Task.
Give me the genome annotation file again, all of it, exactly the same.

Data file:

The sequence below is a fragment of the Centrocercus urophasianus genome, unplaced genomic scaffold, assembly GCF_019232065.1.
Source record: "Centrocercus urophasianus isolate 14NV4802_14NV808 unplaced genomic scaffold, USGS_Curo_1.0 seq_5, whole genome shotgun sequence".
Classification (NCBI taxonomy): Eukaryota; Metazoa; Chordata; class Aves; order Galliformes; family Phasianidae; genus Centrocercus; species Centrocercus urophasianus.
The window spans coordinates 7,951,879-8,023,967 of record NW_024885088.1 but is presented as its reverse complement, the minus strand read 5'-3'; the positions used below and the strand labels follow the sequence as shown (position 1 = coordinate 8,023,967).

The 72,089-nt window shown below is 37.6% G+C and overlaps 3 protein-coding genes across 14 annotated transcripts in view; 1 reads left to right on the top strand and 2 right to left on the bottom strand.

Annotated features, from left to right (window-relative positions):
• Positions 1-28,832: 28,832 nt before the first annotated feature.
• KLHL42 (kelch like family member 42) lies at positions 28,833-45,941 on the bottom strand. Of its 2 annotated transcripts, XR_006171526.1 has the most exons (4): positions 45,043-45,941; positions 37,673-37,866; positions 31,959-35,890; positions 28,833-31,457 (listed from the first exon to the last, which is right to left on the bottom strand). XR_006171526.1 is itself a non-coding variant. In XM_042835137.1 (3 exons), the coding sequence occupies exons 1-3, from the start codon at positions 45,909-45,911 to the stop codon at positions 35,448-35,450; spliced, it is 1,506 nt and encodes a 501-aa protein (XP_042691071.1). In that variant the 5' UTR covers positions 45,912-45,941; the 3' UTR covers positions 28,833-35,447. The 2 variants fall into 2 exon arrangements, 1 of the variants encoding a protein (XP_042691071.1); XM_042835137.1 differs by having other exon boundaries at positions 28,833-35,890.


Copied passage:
The sequence below is a fragment of the Centrocercus urophasianus genome, unplaced genomic scaffold, assembly GCF_019232065.1.
Source record: "Centrocercus urophasianus isolate 14NV4802_14NV808 unplaced genomic scaffold, USGS_Curo_1.0 seq_5, whole genome shotgun sequence".
Classification (NCBI taxonomy): Eukaryota; Metazoa; Chordata; class Aves; order Galliformes; family Phasianidae; genus Centrocercus; species Centrocercus urophasianus.
The window spans coordinates 7,951,879-8,023,967 of record NW_024885088.1 but is presented as its reverse complement, the minus strand read 5'-3'; the positions used below and the strand labels follow the sequence as shown (position 1 = coordinate 8,023,967).

The 72,089-nt window shown below is 37.6% G+C and overlaps 3 protein-coding genes across 14 annotated transcripts in view; 1 reads left to right on the top strand and 2 right to left on the bottom strand.

Annotated features, from left to right (window-relative positions):
• Positions 1-28,832: 28,832 nt before the first annotated feature.
• KLHL42 (kelch like family member 42) lies at positions 28,833-45,941 on the bottom strand. Of its 2 annotated transcripts, XR_006171526.1 has the most exons (4): positions 45,043-45,941; positions 37,673-37,866; positions 31,959-35,890; positions 28,833-31,457 (listed from the first exon to the last, which is right to left on the bottom strand). XR_006171526.1 is itself a non-coding variant. In XM_042835137.1 (3 exons), the coding sequence occupies exons 1-3, from the start codon at positions 45,909-45,911 to the stop codon at positions 35,448-35,450; spliced, it is 1,506 nt and encodes a 501-aa protein (XP_042691071.1). In that variant the 5' UTR covers positions 45,912-45,941; the 3' UTR covers positions 28,833-35,447. The 2 variants fall into 2 exon arrangements, 1 of the variants encoding a protein (XP_042691071.1); XM_042835137.1 differs by having other exon boundaries at positions 28,833-35,890.